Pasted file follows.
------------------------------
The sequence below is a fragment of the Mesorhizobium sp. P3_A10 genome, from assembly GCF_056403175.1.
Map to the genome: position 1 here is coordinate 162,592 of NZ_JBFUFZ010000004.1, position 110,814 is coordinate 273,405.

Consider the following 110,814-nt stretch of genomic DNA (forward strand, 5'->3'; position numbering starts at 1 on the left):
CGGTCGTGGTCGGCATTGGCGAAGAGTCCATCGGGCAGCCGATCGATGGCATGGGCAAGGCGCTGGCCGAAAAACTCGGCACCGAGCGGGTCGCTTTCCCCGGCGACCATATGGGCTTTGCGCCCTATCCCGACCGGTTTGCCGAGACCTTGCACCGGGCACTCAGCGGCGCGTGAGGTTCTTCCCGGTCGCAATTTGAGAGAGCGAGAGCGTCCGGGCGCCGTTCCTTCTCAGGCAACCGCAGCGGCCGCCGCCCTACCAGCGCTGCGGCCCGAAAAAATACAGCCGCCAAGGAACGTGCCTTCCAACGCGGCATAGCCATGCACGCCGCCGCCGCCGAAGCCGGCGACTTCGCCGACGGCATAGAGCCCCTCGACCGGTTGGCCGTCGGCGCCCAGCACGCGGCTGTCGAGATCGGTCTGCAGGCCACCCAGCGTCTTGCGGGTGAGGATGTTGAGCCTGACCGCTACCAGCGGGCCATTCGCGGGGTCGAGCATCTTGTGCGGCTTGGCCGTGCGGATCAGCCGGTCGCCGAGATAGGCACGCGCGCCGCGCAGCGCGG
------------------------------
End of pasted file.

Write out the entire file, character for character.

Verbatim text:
The sequence below is a fragment of the Mesorhizobium sp. P3_A10 genome, from assembly GCF_056403175.1.
Map to the genome: position 1 here is coordinate 162,592 of NZ_JBFUFZ010000004.1, position 110,814 is coordinate 273,405.

Consider the following 110,814-nt stretch of genomic DNA (forward strand, 5'->3'; position numbering starts at 1 on the left):
CGGTCGTGGTCGGCATTGGCGAAGAGTCCATCGGGCAGCCGATCGATGGCATGGGCAAGGCGCTGGCCGAAAAACTCGGCACCGAGCGGGTCGCTTTCCCCGGCGACCATATGGGCTTTGCGCCCTATCCCGACCGGTTTGCCGAGACCTTGCACCGGGCACTCAGCGGCGCGTGAGGTTCTTCCCGGTCGCAATTTGAGAGAGCGAGAGCGTCCGGGCGCCGTTCCTTCTCAGGCAACCGCAGCGGCCGCCGCCCTACCAGCGCTGCGGCCCGAAAAAATACAGCCGCCAAGGAACGTGCCTTCCAACGCGGCATAGCCATGCACGCCGCCGCCGCCGAAGCCGGCGACTTCGCCGACGGCATAGAGCCCCTCGACCGGTTGGCCGTCGGCGCCCAGCACGCGGCTGTCGAGATCGGTCTGCAGGCCACCCAGCGTCTTGCGGGTGAGGATGTTGAGCCTGACCGCTACCAGCGGGCCATTCGCGGGGTCGAGCATCTTGTGCGGCTTGGCCGTGCGGATCAGCCGGTCGCCGAGATAGGCACGCGCGCCGCGCAGCGCGG